Yaldo-Feast of the Nativity-Freedom from Suffering
St. Johns MTC, NY
2 The people who walked in darkness have seen a great light; those who lived in a land of deep darkness— on them light has shined.
The Christian community throughout the world was saddened Sunday morning(Dec. 11, 2016) to learn of the bombing of the Coptic Cathedral in Cairo. Twenty-five people, mostly women and children, were killed and many more injured. As heartbreaking as the news was, there was undoubtedly a feeling of collective numbness. After living under a constant barrage of similar news for the past few months, it is easy to understand violence and suffering as an unavoidable part of our existence. It has become something we accept with grim resignation and then swiftly move on.Christianity has a unique relationship with suffering. We do not claim we can avoid it or live a life without it. In fact, we are called to embrace it, to live among it, and to even boast in it (as Paul does). And when we live such an intimate existence with suffering, we often fail to leave room for any hope of reprieve. And this leads us to two of the most saddening pitfalls of suffering. First, we fail to react to suffering. While we are called to live amidst suffering, we are certainly not called to stare impassively and idly in its face. The most vivid example of this is when Jesus feeds the five thousand. In John 6, Jesus asks Philip, “Where shall we buy bread for these people to eat?” and Philip replies “It would take more than half a year’s wages to buy enough bread for each one to have a bite!”. Philip accepts the situation before him as impossible, but what he forgets, just as we often forget, is that all things are possible with God, including a world without suffering. Jesus did not die to maintain a broken world but rather to make a way for us to change it. This leads us to the second pitfall of suffering: the belief that it will always be like this. What we should remember, especially this advent season, is that God sees our suffering and the brokenness of this world and says that this is not what I intend for you. Isaiah 9:2 says “The people walking in darkness have seen a great light; on those living in the land of deep darkness a light has dawned.” The birth of Christ is a powerful reminder that God’s ultimate plan is not for us to suffer but rather to save us from our suffering. This Christmas season let us avoid the pitfalls of suffering. Even though we are constantly surrounded by it, let us not be complacent or accepting of the suffering around us but rather work actively to alleviate it wherever we see it. Let us also remember that Jesus’ birth into this world was because of the God who is neither complacent nor accepting of suffering.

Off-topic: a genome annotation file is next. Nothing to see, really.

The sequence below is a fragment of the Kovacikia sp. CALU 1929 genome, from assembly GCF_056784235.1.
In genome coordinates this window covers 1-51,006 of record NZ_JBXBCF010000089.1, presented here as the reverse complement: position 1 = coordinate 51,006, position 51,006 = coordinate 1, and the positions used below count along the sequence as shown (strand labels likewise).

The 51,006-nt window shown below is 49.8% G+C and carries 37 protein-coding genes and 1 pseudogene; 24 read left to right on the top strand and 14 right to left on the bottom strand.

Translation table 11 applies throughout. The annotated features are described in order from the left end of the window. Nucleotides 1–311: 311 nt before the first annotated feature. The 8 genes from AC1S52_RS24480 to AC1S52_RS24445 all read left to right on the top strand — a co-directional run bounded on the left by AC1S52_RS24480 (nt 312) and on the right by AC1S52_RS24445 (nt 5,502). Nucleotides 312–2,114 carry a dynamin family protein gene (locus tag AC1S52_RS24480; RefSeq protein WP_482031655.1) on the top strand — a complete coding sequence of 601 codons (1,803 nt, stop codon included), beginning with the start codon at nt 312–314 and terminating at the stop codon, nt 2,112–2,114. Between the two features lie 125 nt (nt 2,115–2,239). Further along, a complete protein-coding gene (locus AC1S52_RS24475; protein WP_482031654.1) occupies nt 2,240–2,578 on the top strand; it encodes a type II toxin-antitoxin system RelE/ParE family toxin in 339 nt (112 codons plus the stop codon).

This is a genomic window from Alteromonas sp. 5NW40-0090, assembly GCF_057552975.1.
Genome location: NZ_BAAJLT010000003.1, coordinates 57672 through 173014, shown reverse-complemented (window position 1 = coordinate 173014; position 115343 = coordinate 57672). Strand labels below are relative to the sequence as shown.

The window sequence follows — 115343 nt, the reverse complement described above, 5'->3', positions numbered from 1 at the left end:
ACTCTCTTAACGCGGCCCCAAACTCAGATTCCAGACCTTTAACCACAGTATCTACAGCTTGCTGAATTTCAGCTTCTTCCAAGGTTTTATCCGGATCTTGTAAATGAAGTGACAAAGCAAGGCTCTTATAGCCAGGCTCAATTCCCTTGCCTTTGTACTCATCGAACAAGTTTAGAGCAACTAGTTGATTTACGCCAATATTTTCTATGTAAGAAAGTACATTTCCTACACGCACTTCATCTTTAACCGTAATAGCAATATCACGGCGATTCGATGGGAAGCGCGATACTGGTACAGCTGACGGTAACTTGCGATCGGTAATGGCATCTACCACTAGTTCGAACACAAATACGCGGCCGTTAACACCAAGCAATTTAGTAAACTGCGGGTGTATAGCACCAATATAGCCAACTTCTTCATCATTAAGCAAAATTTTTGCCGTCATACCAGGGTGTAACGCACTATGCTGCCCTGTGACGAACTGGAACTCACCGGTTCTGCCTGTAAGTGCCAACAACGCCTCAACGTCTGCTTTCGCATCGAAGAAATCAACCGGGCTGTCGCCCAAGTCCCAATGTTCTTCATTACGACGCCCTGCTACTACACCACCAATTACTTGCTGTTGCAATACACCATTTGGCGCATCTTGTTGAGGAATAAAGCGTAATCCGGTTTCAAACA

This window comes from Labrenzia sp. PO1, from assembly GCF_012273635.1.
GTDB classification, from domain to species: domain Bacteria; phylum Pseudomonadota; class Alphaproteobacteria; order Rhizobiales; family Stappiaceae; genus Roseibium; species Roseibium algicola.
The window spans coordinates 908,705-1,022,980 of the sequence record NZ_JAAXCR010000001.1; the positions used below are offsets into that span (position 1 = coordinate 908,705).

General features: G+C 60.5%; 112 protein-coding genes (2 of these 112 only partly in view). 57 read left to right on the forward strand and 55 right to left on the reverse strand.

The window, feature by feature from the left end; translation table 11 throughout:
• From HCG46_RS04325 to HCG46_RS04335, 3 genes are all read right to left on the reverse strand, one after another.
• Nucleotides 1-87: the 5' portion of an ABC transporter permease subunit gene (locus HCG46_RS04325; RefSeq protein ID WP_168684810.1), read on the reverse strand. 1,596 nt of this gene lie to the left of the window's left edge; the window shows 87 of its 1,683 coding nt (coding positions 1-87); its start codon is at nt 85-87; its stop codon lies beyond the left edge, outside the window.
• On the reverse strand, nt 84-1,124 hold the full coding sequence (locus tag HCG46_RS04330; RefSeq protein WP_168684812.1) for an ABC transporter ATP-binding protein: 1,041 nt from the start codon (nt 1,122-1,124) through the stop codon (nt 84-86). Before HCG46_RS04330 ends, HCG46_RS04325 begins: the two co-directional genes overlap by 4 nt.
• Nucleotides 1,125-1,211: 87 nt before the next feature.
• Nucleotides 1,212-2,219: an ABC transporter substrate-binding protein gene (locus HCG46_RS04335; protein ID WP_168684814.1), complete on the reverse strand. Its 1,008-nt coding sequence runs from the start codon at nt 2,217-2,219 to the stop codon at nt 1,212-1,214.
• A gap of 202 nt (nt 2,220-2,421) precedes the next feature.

PRAYERFather, help us to understand that pain, suffering, and brokenness are not what You have intended for this world. Remind us that You have a plan for every one of us. Thank you for sending Your son into this world and for Your redemptive plan that has lifted us out of our brokenness and sin. We exalt You and praise You above all else . Amen.
THOUGHT FOR THE DAY:
What actions can we take to alleviate the pain and suffering around us?